A biting, arid wind sliced through the wasteland, eliciting strange sounds as it rushed past protrusions that emerged from the hills of scrap metal. The barren landscape stretched outward without end, mound after mound of dismantled machinery of all forms dotting the land as far as the eye could see. The ground itself was a layer of scrap, with no indication as to its end or origin.
Along the ground, scattered around the mountains of scrap, were numerous skeletons, their bones clothed in various types of clothing and armor. The garments had withstood the test of time; the corpses of their possessors had not. Any traces of the smell of rot had long since vanished, replaced by the smell of oil and rust. The dirty yellow of the bones stood out against the faded greys, reds, browns and silvers of the abandoned machinery, constructing a dreary scene of dismay.
Amidst this landscape, only one human voice resounded: the voice of a girl, moaning in agony. At the bottom of one of the scrap hills, just three metres from one of the skeletons, was Lily Voirgaire. Having been transported here by the mysterious <<Transfer Circle>>, she now leaned her weight on the base of the mountain of machinery, her breaths coming heavy and ragged as she bled out from the red, mangled stumps of her thighs. Her eyes were tinged red from crying, but no tears were falling now; she had not the energy to produce them. Her movements were sluggish, her blinking slow.
Lily was well aware: she was to die here, in this foreign land, in this unknown place, alone, dreams unfulfilled. <<Battleforged>> was dead. Hina was probably dead. And it was all her fault. She closed her eyes and tilted her head back, feeling her life seeping out from her wounds. If she hadn’t made that request, this wouldn’t have happened. If she hadn’t carelessly explored the depths of the dungeon, perhaps the Dragon would never have appeared. Perhaps she would still have her legs, and Battleforged would still be alive. Hina would still be alive. Her selfishness, her arrogance, had killed them.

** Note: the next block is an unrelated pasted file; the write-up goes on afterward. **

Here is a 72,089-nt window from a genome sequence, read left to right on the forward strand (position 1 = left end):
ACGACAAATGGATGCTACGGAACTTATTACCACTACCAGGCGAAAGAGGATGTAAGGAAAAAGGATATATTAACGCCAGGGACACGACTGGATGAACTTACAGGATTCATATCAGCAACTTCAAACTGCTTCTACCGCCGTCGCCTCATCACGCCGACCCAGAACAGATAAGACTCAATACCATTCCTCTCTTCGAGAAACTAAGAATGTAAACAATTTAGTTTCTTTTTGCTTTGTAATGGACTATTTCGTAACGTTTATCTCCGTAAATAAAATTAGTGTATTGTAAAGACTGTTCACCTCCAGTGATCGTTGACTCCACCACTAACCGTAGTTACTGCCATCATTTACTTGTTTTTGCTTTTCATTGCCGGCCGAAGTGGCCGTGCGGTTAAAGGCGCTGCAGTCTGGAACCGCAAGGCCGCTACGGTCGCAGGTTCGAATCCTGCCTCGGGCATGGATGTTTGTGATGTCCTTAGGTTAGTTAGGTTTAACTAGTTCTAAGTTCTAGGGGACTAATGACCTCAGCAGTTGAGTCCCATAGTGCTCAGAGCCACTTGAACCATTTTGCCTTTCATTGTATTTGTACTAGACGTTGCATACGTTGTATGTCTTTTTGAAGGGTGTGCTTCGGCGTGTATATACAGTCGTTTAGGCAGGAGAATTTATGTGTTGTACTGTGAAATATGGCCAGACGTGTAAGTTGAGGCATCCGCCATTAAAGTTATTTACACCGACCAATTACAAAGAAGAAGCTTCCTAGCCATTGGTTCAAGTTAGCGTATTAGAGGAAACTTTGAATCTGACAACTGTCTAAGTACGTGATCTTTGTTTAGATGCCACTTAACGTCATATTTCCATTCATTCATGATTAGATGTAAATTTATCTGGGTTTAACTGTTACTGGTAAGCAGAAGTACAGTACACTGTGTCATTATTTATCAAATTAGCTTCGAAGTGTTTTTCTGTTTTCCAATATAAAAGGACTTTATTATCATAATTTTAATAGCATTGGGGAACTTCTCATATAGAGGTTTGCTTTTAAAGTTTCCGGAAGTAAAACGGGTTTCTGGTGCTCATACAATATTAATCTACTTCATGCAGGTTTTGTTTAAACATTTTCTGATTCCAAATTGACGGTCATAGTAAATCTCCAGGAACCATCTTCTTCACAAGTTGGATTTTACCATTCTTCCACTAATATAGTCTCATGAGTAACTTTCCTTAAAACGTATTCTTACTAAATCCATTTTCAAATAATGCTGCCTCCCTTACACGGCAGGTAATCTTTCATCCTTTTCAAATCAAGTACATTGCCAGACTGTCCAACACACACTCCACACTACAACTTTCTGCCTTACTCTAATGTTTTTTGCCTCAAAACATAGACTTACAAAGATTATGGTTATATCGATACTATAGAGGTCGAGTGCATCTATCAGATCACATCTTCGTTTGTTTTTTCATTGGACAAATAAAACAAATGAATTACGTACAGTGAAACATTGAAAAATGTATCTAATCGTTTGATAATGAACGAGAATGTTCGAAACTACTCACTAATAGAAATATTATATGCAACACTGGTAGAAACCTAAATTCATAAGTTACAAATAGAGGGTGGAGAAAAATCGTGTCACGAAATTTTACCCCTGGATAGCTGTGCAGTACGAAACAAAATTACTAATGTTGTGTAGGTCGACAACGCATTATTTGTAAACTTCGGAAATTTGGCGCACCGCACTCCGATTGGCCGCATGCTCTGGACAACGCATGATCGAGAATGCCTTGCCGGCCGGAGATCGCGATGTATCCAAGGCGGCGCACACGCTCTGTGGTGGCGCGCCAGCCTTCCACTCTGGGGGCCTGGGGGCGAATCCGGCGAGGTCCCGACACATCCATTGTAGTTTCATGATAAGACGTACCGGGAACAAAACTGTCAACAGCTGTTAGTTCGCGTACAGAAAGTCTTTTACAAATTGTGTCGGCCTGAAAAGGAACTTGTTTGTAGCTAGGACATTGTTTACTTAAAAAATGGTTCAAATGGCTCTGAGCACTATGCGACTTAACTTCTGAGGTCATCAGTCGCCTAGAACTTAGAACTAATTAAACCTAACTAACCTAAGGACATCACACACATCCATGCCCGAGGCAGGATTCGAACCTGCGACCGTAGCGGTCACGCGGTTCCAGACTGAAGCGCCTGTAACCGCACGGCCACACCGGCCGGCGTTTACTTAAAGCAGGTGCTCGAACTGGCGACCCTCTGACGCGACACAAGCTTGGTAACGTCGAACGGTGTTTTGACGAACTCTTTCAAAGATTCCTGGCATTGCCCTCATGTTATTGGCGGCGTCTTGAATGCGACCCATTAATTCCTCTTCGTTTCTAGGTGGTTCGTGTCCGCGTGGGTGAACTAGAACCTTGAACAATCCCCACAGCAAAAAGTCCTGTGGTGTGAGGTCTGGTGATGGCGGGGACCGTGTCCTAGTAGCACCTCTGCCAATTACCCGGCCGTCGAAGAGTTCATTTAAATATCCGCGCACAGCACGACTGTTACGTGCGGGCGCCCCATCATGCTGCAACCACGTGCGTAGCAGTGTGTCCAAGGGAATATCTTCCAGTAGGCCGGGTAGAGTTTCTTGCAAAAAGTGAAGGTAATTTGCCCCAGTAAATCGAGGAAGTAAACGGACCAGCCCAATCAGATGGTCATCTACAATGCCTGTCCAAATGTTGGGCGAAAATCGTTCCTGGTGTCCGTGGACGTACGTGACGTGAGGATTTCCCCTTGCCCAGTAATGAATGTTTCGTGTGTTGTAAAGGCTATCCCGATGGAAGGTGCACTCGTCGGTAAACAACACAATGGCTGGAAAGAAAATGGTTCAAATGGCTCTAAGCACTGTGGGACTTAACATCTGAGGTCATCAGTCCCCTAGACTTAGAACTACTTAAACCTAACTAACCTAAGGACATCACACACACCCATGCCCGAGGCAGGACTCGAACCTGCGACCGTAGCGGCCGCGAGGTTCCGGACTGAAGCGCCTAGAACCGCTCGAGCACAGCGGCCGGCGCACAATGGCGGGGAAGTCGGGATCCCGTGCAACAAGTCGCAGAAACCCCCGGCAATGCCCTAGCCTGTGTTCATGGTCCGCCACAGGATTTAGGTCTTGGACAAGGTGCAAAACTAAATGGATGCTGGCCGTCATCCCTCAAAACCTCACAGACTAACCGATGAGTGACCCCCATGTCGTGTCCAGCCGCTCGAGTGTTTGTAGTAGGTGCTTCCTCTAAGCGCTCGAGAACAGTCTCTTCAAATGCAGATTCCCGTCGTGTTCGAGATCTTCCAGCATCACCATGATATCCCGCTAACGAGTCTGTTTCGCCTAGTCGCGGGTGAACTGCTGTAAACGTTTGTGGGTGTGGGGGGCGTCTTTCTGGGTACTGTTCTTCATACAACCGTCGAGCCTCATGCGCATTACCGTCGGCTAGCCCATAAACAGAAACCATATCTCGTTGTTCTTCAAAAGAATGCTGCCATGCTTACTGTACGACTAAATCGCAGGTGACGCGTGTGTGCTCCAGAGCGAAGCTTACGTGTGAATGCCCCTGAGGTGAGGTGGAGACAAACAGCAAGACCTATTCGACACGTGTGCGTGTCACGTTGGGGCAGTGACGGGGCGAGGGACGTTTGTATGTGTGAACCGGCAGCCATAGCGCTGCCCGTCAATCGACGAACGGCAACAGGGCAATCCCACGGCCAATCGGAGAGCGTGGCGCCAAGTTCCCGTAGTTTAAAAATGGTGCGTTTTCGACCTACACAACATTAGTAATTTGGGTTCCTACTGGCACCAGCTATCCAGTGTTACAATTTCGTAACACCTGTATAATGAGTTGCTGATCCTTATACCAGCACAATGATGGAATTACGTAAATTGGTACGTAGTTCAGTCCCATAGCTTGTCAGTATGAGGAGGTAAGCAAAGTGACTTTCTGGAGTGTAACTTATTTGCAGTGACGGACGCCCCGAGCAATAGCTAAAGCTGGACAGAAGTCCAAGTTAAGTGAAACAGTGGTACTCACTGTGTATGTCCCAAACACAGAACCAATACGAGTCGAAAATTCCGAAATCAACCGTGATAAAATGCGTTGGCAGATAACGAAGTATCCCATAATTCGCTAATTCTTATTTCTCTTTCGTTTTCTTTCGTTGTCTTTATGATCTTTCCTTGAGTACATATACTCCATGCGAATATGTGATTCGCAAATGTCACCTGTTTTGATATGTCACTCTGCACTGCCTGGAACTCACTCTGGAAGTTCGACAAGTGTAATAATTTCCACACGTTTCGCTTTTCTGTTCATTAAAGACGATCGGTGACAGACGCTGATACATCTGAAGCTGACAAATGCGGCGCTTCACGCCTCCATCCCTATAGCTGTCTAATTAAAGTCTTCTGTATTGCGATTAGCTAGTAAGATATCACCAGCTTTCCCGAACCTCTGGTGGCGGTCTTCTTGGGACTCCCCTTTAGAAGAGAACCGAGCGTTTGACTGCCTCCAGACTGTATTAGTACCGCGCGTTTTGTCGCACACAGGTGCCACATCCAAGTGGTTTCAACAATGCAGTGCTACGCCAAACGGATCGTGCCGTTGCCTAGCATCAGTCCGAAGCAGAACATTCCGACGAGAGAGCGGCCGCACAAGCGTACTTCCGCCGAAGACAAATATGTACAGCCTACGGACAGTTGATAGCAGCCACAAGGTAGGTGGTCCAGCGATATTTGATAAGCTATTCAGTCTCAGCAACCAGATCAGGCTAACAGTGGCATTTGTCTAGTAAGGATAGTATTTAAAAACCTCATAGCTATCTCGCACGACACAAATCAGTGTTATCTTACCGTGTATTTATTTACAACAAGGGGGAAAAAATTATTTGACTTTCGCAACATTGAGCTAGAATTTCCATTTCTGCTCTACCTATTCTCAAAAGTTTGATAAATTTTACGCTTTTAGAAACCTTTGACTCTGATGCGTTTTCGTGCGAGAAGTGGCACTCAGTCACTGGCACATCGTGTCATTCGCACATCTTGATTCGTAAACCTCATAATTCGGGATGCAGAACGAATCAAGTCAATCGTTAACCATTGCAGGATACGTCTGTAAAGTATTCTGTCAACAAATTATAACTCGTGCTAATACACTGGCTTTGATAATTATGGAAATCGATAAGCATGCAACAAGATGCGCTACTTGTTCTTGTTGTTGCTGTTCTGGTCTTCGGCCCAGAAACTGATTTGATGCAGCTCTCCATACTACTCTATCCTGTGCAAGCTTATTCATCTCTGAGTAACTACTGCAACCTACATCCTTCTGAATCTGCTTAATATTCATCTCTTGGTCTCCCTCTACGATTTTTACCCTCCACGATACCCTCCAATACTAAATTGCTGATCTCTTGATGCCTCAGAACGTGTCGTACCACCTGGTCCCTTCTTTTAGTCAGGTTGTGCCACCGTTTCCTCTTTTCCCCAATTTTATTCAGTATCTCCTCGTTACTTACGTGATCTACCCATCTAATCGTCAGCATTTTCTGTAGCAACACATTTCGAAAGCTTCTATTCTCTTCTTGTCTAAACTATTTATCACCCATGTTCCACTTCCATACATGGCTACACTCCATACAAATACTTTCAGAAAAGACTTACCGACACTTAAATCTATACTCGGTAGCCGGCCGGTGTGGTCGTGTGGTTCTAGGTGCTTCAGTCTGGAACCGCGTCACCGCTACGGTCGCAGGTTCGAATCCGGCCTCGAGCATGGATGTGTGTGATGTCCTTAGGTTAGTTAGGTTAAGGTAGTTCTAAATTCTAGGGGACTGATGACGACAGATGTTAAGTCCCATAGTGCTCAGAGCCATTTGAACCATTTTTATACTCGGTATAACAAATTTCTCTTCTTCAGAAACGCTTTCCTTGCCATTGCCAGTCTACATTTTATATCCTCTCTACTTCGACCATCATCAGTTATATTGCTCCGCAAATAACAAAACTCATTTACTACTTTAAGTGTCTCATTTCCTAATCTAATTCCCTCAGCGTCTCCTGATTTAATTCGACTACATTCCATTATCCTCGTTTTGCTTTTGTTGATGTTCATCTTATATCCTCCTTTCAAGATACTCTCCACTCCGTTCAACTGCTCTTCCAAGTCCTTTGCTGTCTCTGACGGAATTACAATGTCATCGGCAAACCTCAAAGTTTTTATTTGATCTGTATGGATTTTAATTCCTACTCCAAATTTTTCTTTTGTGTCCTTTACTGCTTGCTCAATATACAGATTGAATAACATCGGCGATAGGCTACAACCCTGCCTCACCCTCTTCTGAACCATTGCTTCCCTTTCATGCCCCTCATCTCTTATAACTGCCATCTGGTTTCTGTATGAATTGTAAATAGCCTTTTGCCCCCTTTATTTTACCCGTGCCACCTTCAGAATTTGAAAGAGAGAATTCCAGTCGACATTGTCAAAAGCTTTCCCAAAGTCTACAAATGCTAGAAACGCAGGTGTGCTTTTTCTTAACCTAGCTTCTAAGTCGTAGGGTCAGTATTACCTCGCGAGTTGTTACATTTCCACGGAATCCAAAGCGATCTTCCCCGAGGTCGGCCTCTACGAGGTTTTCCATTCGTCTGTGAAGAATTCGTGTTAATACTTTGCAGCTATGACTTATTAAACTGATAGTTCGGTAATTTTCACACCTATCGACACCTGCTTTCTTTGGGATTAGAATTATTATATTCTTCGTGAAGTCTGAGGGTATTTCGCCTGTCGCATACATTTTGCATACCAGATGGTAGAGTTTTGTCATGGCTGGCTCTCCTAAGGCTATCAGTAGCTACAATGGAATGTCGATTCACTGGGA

Someone like her should just die quietly. No, a quiet death was too forgiving. Someone like her should die screaming and in agony.
And yet, even bearing this sin, seeking death as atonement, her body refused to let her simply die. Her <<Extension>> preserved her existence. Even now, as she wished death upon herself, her magic reached out from her wound to the tattered remains on her leggings, tightening them around the wound to limit the blood loss, driven by some innate self-preservation instinct. She tried to forcibly cut the magic, but nothing worked. Her magic continued extending her life, disregarding her wishes.
She cursed herself. Did this not mean, somewhere, subconsciously, she wanted to live? Did this not mean she thought so little of her sin? Behind her closed lids, scenes of the deaths of <<Battleforged>> raced through her mind. Images of Hina, smiling at her, played themselves over and over. It’s my fault. I killed them. I have no right to go on living. It is my fate to die here alone.
The accusatory scenes of death faded away, replaced with new scenes. The first time she’d been called useless, and the subsequent crying. The first complex machine she ever made, the white <<Machina Gauntlet>> that had been by her side all these years. The first clock she had ever constructed. Her feelings of excitement when hearing about the new floor in the dungeon. The joy of perfecting that <<Music Box>> after days of effort.